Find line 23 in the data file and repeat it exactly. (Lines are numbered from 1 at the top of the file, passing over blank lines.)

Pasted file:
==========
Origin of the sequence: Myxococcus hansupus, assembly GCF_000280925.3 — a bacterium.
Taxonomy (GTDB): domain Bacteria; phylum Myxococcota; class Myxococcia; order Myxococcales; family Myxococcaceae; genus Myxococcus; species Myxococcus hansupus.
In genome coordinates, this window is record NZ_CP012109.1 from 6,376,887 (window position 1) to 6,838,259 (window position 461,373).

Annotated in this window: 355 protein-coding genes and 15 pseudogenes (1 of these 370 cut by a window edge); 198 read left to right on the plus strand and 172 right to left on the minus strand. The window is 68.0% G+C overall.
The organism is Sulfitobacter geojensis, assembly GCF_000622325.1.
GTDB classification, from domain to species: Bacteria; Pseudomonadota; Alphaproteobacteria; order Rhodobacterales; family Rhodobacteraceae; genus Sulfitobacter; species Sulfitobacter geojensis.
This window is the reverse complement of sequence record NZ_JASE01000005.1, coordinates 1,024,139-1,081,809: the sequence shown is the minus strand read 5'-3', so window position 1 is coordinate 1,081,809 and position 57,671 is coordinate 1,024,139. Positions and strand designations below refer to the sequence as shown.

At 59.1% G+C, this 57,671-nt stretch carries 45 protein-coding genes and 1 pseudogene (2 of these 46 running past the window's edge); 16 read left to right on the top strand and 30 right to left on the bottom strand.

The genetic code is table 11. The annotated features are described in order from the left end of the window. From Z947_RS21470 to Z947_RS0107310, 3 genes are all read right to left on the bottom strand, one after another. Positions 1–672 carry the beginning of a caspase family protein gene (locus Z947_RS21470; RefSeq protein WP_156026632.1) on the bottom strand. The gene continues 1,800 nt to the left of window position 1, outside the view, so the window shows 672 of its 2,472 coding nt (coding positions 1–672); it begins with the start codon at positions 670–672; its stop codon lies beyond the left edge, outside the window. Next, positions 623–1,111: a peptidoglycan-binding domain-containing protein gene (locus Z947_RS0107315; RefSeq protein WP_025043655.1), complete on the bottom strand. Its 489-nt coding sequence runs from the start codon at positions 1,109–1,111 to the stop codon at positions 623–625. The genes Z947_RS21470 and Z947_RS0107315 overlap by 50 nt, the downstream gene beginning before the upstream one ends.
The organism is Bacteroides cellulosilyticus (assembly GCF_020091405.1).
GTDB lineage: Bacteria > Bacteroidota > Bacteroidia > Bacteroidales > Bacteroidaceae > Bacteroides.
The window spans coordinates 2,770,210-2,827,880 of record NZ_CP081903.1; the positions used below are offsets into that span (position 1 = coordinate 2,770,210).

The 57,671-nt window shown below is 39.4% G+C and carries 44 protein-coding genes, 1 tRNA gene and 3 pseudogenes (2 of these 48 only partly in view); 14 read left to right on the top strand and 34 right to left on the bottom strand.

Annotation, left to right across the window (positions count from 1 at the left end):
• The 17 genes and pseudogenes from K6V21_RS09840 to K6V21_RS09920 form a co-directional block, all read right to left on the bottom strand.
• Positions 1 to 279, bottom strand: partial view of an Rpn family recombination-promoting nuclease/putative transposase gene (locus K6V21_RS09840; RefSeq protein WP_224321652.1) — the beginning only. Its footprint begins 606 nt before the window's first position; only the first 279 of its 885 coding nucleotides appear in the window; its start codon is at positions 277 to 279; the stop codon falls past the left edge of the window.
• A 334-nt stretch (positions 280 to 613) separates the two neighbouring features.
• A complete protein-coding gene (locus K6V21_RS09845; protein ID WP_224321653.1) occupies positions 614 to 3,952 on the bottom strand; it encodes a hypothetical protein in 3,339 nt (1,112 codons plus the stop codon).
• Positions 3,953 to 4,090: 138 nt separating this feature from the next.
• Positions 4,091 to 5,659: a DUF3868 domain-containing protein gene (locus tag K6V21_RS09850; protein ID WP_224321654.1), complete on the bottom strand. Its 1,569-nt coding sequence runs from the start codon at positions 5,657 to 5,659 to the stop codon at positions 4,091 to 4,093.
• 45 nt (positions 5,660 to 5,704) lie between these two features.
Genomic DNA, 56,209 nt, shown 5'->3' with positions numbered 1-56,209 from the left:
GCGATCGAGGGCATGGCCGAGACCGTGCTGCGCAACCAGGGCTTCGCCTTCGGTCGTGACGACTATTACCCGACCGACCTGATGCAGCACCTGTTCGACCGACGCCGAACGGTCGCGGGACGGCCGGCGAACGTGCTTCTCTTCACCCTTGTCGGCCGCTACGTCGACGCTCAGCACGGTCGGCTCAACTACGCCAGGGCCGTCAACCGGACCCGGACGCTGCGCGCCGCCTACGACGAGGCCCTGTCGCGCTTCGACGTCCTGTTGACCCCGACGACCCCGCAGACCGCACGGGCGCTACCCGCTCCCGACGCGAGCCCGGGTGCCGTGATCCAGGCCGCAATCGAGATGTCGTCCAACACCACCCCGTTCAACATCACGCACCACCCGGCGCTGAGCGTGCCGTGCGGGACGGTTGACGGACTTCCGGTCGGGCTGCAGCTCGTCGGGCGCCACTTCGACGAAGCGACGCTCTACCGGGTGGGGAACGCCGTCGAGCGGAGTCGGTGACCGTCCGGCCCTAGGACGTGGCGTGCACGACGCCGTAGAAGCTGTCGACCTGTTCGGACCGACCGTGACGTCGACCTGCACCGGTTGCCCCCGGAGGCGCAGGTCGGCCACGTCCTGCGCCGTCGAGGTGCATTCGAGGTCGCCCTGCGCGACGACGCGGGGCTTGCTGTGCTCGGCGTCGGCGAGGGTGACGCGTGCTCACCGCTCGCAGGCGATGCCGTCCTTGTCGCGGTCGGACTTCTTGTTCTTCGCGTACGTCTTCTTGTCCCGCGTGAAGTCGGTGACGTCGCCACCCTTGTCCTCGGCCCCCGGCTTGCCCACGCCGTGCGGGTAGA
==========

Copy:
GCGATCGAGGGCATGGCCGAGACCGTGCTGCGCAACCAGGGCTTCGCCTTCGGTCGTGACGACTATTACCCGACCGACCTGATGCAGCACCTGTTCGACCGACGCCGAACGGTCGCGGGACGGCCGGCGAACGTGCTTCTCTTCACCCTTGTCGGCCGCTACGTCGACGCTCAGCACGGTCGGCTCAACTACGCCAGGGCCGTCAACCGGACCCGGACGCTGCGCGCCGCCTACGACGAGGCCCTGTCGCGCTTCGACGTCCTGTTGACCCCGACGACCCCGCAGACCGCACGGGCGCTACCCGCTCCCGACGCGAGCCCGGGTGCCGTGATCCAGGCCGCAATCGAGATGTCGTCCAACACCACCCCGTTCAACATCACGCACCACCCGGCGCTGAGCGTGCCGTGCGGGACGGTTGACGGACTTCCGGTCGGGCTGCAGCTCGTCGGGCGCCACTTCGACGAAGCGACGCTCTACCGGGTGGGGAACGCCGTCGAGCGGAGTCGGTGACCGTCCGGCCCTAGGACGTGGCGTGCACGACGCCGTAGAAGCTGTCGACCTGTTCGGACCGACCGTGACGTCGACCTGCACCGGTTGCCCCCGGAGGCGCAGGTCGGCCACGTCCTGCGCCGTCGAGGTGCATTCGAGGTCGCCCTGCGCGACGACGCGGGGCTTGCTGTGCTCGGCGTCGGCGAGGGTGACGCGTGCTCACCGCTCGCAGGCGATGCCGTCCTTGTCGCGGTCGGACTTCTTGTTCTTCGCGTACGTCTTCTTGTCCCGCGTGAAGTCGGTGACGTCGCCACCCTTGTCCTCGGCCCCCGGCTTGCCCACGCCGTGCGGGTAGA